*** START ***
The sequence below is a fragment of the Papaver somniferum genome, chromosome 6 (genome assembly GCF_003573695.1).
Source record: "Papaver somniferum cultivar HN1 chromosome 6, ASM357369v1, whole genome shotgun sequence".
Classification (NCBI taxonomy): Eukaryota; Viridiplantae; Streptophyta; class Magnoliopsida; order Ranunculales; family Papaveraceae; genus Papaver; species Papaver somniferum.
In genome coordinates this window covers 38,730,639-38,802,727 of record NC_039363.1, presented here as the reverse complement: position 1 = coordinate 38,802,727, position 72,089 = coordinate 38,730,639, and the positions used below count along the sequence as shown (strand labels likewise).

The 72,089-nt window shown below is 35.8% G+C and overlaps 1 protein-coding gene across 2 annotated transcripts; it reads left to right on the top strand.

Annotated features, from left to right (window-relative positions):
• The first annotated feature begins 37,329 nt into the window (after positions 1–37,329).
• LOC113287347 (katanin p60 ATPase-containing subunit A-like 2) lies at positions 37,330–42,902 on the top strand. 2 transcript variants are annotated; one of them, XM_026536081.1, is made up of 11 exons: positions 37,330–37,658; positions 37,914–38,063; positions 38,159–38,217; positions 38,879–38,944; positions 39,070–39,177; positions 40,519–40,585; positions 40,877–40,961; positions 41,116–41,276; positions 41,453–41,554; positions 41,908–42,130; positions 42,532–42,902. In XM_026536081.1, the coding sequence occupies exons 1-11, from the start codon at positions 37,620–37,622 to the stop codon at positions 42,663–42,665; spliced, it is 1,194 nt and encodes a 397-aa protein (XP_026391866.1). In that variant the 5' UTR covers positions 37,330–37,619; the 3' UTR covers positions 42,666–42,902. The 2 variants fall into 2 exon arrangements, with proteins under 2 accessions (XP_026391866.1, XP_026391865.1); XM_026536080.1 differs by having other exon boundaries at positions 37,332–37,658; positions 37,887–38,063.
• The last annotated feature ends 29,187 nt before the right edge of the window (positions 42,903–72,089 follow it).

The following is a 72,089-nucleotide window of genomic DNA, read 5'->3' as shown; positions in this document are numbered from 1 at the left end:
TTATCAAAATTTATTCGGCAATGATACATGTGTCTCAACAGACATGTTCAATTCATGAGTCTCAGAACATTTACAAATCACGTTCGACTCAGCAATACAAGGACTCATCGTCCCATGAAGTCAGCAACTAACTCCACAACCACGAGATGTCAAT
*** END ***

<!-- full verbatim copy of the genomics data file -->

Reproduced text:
The sequence below is a fragment of the Papaver somniferum genome, chromosome 6 (genome assembly GCF_003573695.1).
Source record: "Papaver somniferum cultivar HN1 chromosome 6, ASM357369v1, whole genome shotgun sequence".
Classification (NCBI taxonomy): Eukaryota; Viridiplantae; Streptophyta; class Magnoliopsida; order Ranunculales; family Papaveraceae; genus Papaver; species Papaver somniferum.
In genome coordinates this window covers 38,730,639-38,802,727 of record NC_039363.1, presented here as the reverse complement: position 1 = coordinate 38,802,727, position 72,089 = coordinate 38,730,639, and the positions used below count along the sequence as shown (strand labels likewise).

The 72,089-nt window shown below is 35.8% G+C and overlaps 1 protein-coding gene across 2 annotated transcripts; it reads left to right on the top strand.

Annotated features, from left to right (window-relative positions):
• The first annotated feature begins 37,329 nt into the window (after positions 1–37,329).
• LOC113287347 (katanin p60 ATPase-containing subunit A-like 2) lies at positions 37,330–42,902 on the top strand. 2 transcript variants are annotated; one of them, XM_026536081.1, is made up of 11 exons: positions 37,330–37,658; positions 37,914–38,063; positions 38,159–38,217; positions 38,879–38,944; positions 39,070–39,177; positions 40,519–40,585; positions 40,877–40,961; positions 41,116–41,276; positions 41,453–41,554; positions 41,908–42,130; positions 42,532–42,902. In XM_026536081.1, the coding sequence occupies exons 1-11, from the start codon at positions 37,620–37,622 to the stop codon at positions 42,663–42,665; spliced, it is 1,194 nt and encodes a 397-aa protein (XP_026391866.1). In that variant the 5' UTR covers positions 37,330–37,619; the 3' UTR covers positions 42,666–42,902. The 2 variants fall into 2 exon arrangements, with proteins under 2 accessions (XP_026391866.1, XP_026391865.1); XM_026536080.1 differs by having other exon boundaries at positions 37,332–37,658; positions 37,887–38,063.
• The last annotated feature ends 29,187 nt before the right edge of the window (positions 42,903–72,089 follow it).

The following is a 72,089-nucleotide window of genomic DNA, read 5'->3' as shown; positions in this document are numbered from 1 at the left end:
TTATCAAAATTTATTCGGCAATGATACATGTGTCTCAACAGACATGTTCAATTCATGAGTCTCAGAACATTTACAAATCACGTTCGACTCAGCAATACAAGGACTCATCGTCCCATGAAGTCAGCAACTAACTCCACAACCACGAGATGTCAAT